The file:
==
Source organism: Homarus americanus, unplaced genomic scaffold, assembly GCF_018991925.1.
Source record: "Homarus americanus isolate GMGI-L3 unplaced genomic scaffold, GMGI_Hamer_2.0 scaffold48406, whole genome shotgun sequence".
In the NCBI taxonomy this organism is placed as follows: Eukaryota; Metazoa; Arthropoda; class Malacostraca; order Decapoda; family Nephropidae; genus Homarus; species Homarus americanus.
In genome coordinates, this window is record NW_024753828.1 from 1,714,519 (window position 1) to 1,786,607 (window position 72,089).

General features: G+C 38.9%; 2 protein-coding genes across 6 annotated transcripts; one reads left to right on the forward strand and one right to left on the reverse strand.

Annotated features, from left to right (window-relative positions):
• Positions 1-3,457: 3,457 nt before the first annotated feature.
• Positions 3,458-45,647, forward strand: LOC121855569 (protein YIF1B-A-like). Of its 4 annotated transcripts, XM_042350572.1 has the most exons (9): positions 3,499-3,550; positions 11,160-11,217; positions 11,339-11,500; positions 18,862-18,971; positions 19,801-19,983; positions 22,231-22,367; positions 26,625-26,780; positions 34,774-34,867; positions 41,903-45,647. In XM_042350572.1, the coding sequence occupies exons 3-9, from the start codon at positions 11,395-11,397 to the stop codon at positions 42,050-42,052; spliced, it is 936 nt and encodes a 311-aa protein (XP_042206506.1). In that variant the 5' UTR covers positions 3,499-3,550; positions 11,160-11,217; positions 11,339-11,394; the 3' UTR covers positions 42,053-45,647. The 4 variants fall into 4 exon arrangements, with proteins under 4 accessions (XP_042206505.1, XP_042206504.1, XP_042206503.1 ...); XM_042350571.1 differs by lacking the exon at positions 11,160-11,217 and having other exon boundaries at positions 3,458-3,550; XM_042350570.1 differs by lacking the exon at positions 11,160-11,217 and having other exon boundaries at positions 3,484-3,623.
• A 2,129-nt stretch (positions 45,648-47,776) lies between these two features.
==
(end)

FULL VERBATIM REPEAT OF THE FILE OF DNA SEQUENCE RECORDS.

Source organism: Homarus americanus, unplaced genomic scaffold, assembly GCF_018991925.1.
Source record: "Homarus americanus isolate GMGI-L3 unplaced genomic scaffold, GMGI_Hamer_2.0 scaffold48406, whole genome shotgun sequence".
In the NCBI taxonomy this organism is placed as follows: Eukaryota; Metazoa; Arthropoda; class Malacostraca; order Decapoda; family Nephropidae; genus Homarus; species Homarus americanus.
In genome coordinates, this window is record NW_024753828.1 from 1,714,519 (window position 1) to 1,786,607 (window position 72,089).

General features: G+C 38.9%; 2 protein-coding genes across 6 annotated transcripts; one reads left to right on the forward strand and one right to left on the reverse strand.

Annotated features, from left to right (window-relative positions):
• Positions 1-3,457: 3,457 nt before the first annotated feature.
• Positions 3,458-45,647, forward strand: LOC121855569 (protein YIF1B-A-like). Of its 4 annotated transcripts, XM_042350572.1 has the most exons (9): positions 3,499-3,550; positions 11,160-11,217; positions 11,339-11,500; positions 18,862-18,971; positions 19,801-19,983; positions 22,231-22,367; positions 26,625-26,780; positions 34,774-34,867; positions 41,903-45,647. In XM_042350572.1, the coding sequence occupies exons 3-9, from the start codon at positions 11,395-11,397 to the stop codon at positions 42,050-42,052; spliced, it is 936 nt and encodes a 311-aa protein (XP_042206506.1). In that variant the 5' UTR covers positions 3,499-3,550; positions 11,160-11,217; positions 11,339-11,394; the 3' UTR covers positions 42,053-45,647. The 4 variants fall into 4 exon arrangements, with proteins under 4 accessions (XP_042206505.1, XP_042206504.1, XP_042206503.1 ...); XM_042350571.1 differs by lacking the exon at positions 11,160-11,217 and having other exon boundaries at positions 3,458-3,550; XM_042350570.1 differs by lacking the exon at positions 11,160-11,217 and having other exon boundaries at positions 3,484-3,623.
• A 2,129-nt stretch (positions 45,648-47,776) lies between these two features.